Barclays began working with Essex Savers five years ago, after a meeting between Lisa – then Southend branch manager – and Alison. “She asked whether we could work together and I thought: ‘Why shouldn’t we give a credit union space in a branch? Who says you can’t do it?’,” says Lisa.
Essex Savers, which will be 13 years old this year, now has volunteers in five Barclays branches across Essex – Chelmsford, Braintree, Brentwood, Grays and Southend – as part of its portfolio of 25 face-to-face ‘service points’ in the county.
To date, Essex Savers has lent £9.5m in around 8,000 loans. Alison estimates that this service has saved local authorities at least £18.8m on rental arrears and repossessions alone – for example, in the ensuing court costs and housing costs of tenants losing their homes.
She is particularly proud of the money management help the union can now offer, which includes making sure the customer’s rent and council tax are paid before any remaining money is loaded onto a debit card.
“When the money comes in we can pay those priority bills to avoid the possibility of people getting into financial difficulty,” says Alison. “It gives people a safety net. We know it has helped people turn their lives around.”
“Credit unions have long had the title of the ‘poor man’s bank’ and we do see people who come to us because they need help to replace the washing machine or buy the kids some shoes,” says Alison.
“But we need to fight against that image because it leaves us with only people who are struggling. We are here to help those people the banks can’t help but we also need some of the more financially secure customers to put money in so that we can meet those demands. We have to balance out our membership because if we don’t have money coming in, we can’t service the lending for people in need.”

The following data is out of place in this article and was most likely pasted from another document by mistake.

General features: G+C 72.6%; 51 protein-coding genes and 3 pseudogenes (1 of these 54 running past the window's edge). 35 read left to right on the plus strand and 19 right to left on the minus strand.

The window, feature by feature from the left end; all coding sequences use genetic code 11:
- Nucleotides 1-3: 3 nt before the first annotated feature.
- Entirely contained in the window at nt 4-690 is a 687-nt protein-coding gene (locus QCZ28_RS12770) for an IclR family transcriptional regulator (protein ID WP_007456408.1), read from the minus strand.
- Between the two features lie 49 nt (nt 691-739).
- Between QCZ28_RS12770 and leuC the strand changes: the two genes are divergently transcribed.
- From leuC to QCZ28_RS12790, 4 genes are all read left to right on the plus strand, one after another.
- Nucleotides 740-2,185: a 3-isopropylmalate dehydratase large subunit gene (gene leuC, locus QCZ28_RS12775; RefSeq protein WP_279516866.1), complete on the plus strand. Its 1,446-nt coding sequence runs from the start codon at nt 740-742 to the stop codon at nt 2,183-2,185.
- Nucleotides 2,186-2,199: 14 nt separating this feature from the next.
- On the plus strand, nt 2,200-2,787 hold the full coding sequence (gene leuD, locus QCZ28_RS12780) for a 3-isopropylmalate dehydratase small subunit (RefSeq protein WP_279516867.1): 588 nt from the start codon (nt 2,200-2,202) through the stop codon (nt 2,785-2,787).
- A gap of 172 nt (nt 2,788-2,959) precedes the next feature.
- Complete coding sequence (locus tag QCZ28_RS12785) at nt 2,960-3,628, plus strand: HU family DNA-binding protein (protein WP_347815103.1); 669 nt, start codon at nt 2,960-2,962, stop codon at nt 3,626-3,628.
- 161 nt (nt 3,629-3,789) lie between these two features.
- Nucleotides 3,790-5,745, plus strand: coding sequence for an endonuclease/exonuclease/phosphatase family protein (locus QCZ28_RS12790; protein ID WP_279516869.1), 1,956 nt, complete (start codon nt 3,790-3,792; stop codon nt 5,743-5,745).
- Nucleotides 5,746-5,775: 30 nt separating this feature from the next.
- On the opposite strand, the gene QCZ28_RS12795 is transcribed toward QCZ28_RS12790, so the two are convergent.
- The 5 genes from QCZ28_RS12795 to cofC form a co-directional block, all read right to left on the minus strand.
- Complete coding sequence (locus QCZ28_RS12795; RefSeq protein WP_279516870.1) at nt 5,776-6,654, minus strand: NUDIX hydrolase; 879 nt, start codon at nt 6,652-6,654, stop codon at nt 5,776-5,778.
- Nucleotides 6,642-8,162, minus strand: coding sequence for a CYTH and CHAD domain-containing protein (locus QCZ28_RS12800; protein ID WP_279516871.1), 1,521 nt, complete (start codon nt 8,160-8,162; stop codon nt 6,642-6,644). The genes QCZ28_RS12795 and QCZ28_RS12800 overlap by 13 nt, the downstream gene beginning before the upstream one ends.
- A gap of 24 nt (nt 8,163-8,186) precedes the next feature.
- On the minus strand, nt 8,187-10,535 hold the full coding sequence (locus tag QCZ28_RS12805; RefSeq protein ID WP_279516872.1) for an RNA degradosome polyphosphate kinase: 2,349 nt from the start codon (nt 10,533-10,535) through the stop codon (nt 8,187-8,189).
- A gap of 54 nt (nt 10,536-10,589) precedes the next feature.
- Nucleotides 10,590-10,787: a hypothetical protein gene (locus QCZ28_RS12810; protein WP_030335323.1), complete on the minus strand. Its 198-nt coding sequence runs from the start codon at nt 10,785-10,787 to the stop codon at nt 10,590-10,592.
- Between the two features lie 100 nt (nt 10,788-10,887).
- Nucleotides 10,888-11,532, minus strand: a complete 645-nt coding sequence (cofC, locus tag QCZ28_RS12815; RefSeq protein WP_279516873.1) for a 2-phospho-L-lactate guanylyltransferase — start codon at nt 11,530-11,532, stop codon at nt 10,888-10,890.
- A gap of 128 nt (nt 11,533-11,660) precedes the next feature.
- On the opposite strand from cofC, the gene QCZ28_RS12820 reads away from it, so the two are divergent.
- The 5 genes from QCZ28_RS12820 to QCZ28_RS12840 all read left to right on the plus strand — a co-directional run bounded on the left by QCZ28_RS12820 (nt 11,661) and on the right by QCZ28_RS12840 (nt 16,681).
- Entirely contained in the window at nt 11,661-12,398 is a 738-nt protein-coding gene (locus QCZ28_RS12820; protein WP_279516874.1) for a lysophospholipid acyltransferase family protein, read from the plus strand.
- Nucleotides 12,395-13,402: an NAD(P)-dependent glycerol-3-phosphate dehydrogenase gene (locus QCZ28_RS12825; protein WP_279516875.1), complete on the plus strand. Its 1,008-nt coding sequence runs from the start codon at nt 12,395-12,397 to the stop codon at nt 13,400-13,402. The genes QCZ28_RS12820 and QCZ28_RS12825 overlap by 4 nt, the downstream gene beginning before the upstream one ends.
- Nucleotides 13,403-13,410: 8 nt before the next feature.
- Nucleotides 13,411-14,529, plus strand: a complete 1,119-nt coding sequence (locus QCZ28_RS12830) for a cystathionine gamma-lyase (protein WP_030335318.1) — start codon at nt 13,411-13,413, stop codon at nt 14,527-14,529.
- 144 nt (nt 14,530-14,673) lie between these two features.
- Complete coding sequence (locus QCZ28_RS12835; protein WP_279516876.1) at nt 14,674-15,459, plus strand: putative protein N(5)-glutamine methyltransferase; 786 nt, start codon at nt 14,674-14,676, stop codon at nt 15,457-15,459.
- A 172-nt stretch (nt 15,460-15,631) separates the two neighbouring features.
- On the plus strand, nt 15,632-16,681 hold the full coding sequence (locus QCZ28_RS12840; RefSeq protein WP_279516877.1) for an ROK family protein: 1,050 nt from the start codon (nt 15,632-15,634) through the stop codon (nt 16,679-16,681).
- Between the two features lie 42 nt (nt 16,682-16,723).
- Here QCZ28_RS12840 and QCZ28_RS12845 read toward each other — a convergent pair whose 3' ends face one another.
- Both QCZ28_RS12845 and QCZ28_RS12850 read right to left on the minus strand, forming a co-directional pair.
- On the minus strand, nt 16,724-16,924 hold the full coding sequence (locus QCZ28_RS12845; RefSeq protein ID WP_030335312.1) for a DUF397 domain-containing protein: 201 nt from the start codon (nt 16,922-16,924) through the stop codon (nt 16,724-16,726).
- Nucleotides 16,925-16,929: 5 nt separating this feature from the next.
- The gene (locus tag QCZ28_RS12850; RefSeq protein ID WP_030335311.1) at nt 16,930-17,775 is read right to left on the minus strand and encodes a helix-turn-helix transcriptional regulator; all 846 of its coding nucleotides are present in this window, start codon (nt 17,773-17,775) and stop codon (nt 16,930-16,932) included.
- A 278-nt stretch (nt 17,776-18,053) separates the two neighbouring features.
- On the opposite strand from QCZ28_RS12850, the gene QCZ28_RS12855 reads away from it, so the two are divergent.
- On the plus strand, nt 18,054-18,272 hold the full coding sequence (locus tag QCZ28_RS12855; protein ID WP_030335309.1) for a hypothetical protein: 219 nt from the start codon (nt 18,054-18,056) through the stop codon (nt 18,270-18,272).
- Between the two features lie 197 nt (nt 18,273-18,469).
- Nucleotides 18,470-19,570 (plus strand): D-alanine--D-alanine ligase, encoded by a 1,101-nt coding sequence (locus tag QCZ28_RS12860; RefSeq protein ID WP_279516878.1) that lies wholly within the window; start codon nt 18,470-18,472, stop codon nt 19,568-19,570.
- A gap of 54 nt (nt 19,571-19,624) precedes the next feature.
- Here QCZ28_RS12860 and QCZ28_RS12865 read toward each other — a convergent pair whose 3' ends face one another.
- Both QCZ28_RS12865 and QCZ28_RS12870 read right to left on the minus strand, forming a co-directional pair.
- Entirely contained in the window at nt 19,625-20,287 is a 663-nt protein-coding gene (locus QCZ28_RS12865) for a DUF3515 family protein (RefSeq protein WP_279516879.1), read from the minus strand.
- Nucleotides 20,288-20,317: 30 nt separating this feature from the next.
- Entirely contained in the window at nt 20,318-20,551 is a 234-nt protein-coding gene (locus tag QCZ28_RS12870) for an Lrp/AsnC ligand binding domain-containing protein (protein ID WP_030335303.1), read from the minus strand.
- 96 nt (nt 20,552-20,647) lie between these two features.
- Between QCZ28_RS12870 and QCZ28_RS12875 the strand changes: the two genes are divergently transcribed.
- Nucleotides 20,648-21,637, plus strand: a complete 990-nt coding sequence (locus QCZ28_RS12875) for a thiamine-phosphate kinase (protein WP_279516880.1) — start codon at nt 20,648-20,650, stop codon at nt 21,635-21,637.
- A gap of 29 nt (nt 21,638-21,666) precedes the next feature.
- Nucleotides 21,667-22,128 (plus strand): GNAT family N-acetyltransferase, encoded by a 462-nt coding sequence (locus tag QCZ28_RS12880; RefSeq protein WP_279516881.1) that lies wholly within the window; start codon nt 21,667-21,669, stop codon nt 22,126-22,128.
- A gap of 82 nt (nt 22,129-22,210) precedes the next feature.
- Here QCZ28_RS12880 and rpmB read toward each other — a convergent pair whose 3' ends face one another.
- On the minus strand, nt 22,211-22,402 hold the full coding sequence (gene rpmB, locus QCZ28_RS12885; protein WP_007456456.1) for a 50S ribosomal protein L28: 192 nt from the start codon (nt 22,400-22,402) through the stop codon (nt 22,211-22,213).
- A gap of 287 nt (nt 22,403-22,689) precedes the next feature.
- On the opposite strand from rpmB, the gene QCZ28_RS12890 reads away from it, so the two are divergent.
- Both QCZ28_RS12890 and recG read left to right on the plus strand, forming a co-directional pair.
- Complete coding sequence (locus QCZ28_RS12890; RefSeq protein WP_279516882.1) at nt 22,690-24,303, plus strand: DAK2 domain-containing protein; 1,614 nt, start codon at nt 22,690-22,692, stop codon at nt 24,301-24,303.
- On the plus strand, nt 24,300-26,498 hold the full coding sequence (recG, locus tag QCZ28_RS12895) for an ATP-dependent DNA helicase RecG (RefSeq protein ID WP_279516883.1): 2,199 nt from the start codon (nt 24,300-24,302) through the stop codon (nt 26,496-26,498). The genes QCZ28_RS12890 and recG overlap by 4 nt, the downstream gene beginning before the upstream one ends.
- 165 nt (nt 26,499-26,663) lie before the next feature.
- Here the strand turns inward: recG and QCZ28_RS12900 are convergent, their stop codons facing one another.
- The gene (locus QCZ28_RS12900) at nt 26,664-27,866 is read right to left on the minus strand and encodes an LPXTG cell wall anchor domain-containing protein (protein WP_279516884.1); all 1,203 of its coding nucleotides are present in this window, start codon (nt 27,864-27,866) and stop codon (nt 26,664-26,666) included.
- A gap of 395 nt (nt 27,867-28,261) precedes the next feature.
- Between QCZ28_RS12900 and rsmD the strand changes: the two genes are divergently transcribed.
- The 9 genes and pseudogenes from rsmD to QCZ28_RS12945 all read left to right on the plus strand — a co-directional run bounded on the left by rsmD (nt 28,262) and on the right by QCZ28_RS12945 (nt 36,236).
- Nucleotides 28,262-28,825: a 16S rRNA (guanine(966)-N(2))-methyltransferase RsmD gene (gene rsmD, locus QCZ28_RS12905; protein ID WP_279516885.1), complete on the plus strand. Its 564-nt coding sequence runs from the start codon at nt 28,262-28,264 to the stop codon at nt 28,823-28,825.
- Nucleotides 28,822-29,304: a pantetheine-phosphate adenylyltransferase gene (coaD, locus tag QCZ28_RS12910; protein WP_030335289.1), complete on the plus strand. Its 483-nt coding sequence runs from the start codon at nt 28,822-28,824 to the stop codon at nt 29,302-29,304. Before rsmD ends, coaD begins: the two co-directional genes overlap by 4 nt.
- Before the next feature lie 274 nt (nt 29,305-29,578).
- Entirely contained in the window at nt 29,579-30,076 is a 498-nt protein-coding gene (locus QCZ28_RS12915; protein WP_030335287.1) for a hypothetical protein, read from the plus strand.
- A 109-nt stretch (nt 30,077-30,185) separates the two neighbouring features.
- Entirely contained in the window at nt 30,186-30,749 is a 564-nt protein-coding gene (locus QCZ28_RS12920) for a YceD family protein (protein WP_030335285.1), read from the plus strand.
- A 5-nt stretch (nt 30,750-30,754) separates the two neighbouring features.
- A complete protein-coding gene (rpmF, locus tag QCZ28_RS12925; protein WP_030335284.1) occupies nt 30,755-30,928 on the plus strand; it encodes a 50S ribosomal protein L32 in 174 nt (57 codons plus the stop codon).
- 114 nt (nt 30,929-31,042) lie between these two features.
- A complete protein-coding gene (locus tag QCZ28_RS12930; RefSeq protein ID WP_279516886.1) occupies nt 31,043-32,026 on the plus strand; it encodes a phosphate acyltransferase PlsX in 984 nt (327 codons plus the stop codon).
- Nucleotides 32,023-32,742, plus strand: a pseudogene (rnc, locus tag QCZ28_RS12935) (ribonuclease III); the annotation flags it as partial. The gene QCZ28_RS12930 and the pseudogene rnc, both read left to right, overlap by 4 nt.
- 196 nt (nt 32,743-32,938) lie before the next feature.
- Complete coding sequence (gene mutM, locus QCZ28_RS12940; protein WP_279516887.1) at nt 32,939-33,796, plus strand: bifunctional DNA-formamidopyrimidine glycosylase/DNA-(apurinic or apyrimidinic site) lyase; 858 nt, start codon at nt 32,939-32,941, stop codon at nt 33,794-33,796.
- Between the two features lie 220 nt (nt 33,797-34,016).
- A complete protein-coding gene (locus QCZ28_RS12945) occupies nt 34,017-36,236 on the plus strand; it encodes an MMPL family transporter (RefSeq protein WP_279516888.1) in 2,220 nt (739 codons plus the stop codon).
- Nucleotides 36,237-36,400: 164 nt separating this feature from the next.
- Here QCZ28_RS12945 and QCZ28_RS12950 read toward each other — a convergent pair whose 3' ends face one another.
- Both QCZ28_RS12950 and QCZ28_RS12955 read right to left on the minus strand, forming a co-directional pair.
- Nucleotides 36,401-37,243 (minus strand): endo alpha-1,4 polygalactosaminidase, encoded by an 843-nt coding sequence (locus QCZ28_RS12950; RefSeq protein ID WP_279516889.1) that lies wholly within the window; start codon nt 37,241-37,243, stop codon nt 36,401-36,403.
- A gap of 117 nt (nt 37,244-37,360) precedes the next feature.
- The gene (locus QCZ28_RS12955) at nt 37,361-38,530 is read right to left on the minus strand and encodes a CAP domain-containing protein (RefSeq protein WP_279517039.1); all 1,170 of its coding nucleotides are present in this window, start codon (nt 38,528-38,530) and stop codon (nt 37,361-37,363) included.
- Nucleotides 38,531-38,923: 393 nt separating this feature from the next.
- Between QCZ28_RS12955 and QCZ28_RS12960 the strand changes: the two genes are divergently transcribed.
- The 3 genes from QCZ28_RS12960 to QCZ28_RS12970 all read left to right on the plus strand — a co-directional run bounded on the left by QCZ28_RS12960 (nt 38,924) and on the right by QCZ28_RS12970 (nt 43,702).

Barclays’ work in Essex is just one part of the bank’s wider package of support for the credit union sector.
The bank is currently seeking applications for the third year of its £1million Credit Union Programme – a four-year initiative in partnership with the anti-poverty charity Toynbee Hall which has so far helped 20 credit unions to innovate and grow. The scheme offers tailored support and training to 10 credit unions each year, helping them strengthen their governance and financial resilience.
Diane Eshleman, Global Head of Citizenship and Reputation, said the programme, launched in 2014, emerged from Barclays’ recognition that credit unions are a “vital part of the UK economy”. “Our ambition is to make sure that we are driving success not just for ourselves and for shareholders but for the communities in which we operate,” she said. “This credit union programme is an important element in making that happen.”